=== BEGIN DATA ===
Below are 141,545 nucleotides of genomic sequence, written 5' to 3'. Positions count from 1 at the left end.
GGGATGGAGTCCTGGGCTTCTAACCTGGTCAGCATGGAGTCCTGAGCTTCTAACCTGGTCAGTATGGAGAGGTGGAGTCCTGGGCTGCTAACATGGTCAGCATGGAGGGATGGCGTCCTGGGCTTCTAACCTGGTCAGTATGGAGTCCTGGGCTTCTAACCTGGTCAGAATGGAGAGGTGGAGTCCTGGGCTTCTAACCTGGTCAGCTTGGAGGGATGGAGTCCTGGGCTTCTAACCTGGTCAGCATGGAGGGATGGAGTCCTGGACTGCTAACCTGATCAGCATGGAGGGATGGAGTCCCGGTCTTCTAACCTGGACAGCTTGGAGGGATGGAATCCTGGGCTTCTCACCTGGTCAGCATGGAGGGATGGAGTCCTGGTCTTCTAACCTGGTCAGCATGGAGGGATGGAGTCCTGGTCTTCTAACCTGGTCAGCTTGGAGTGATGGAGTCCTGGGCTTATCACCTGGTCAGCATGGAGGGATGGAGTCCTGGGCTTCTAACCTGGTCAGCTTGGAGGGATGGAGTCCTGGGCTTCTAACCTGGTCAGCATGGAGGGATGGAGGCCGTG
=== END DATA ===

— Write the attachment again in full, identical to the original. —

Below are 141,545 nucleotides of genomic sequence, written 5' to 3'. Positions count from 1 at the left end.
GGGATGGAGTCCTGGGCTTCTAACCTGGTCAGCATGGAGTCCTGAGCTTCTAACCTGGTCAGTATGGAGAGGTGGAGTCCTGGGCTGCTAACATGGTCAGCATGGAGGGATGGCGTCCTGGGCTTCTAACCTGGTCAGTATGGAGTCCTGGGCTTCTAACCTGGTCAGAATGGAGAGGTGGAGTCCTGGGCTTCTAACCTGGTCAGCTTGGAGGGATGGAGTCCTGGGCTTCTAACCTGGTCAGCATGGAGGGATGGAGTCCTGGACTGCTAACCTGATCAGCATGGAGGGATGGAGTCCCGGTCTTCTAACCTGGACAGCTTGGAGGGATGGAATCCTGGGCTTCTCACCTGGTCAGCATGGAGGGATGGAGTCCTGGTCTTCTAACCTGGTCAGCATGGAGGGATGGAGTCCTGGTCTTCTAACCTGGTCAGCTTGGAGTGATGGAGTCCTGGGCTTATCACCTGGTCAGCATGGAGGGATGGAGTCCTGGGCTTCTAACCTGGTCAGCTTGGAGGGATGGAGTCCTGGGCTTCTAACCTGGTCAGCATGGAGGGATGGAGGCCGTG